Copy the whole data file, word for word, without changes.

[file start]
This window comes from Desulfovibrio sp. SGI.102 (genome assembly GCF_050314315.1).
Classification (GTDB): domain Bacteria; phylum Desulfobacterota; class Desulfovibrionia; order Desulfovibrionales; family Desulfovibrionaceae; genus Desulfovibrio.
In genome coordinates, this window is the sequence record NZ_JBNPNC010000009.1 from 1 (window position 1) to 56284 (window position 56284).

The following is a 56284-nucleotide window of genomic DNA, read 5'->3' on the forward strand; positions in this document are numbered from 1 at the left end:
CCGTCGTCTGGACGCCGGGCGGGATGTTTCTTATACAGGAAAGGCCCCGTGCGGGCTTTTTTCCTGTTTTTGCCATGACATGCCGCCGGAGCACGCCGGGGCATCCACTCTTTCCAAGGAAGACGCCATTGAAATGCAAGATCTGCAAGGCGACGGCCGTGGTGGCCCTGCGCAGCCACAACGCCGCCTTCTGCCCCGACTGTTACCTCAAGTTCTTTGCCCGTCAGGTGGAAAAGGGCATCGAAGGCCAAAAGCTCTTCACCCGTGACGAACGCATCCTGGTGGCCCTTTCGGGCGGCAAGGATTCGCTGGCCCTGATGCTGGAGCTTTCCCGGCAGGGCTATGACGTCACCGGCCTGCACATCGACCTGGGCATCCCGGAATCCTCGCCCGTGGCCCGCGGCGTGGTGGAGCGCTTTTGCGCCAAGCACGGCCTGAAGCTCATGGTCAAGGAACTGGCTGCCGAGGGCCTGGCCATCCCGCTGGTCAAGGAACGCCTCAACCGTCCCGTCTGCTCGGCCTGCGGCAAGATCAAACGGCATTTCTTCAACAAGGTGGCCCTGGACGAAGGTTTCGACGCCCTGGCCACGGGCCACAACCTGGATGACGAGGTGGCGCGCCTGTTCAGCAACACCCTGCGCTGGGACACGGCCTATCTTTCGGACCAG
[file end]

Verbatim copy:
This window comes from Desulfovibrio sp. SGI.102 (genome assembly GCF_050314315.1).
Classification (GTDB): domain Bacteria; phylum Desulfobacterota; class Desulfovibrionia; order Desulfovibrionales; family Desulfovibrionaceae; genus Desulfovibrio.
In genome coordinates, this window is the sequence record NZ_JBNPNC010000009.1 from 1 (window position 1) to 56284 (window position 56284).

The following is a 56284-nucleotide window of genomic DNA, read 5'->3' on the forward strand; positions in this document are numbered from 1 at the left end:
CCGTCGTCTGGACGCCGGGCGGGATGTTTCTTATACAGGAAAGGCCCCGTGCGGGCTTTTTTCCTGTTTTTGCCATGACATGCCGCCGGAGCACGCCGGGGCATCCACTCTTTCCAAGGAAGACGCCATTGAAATGCAAGATCTGCAAGGCGACGGCCGTGGTGGCCCTGCGCAGCCACAACGCCGCCTTCTGCCCCGACTGTTACCTCAAGTTCTTTGCCCGTCAGGTGGAAAAGGGCATCGAAGGCCAAAAGCTCTTCACCCGTGACGAACGCATCCTGGTGGCCCTTTCGGGCGGCAAGGATTCGCTGGCCCTGATGCTGGAGCTTTCCCGGCAGGGCTATGACGTCACCGGCCTGCACATCGACCTGGGCATCCCGGAATCCTCGCCCGTGGCCCGCGGCGTGGTGGAGCGCTTTTGCGCCAAGCACGGCCTGAAGCTCATGGTCAAGGAACTGGCTGCCGAGGGCCTGGCCATCCCGCTGGTCAAGGAACGCCTCAACCGTCCCGTCTGCTCGGCCTGCGGCAAGATCAAACGGCATTTCTTCAACAAGGTGGCCCTGGACGAAGGTTTCGACGCCCTGGCCACGGGCCACAACCTGGATGACGAGGTGGCGCGCCTGTTCAGCAACACCCTGCGCTGGGACACGGCCTATCTTTCGGACCAG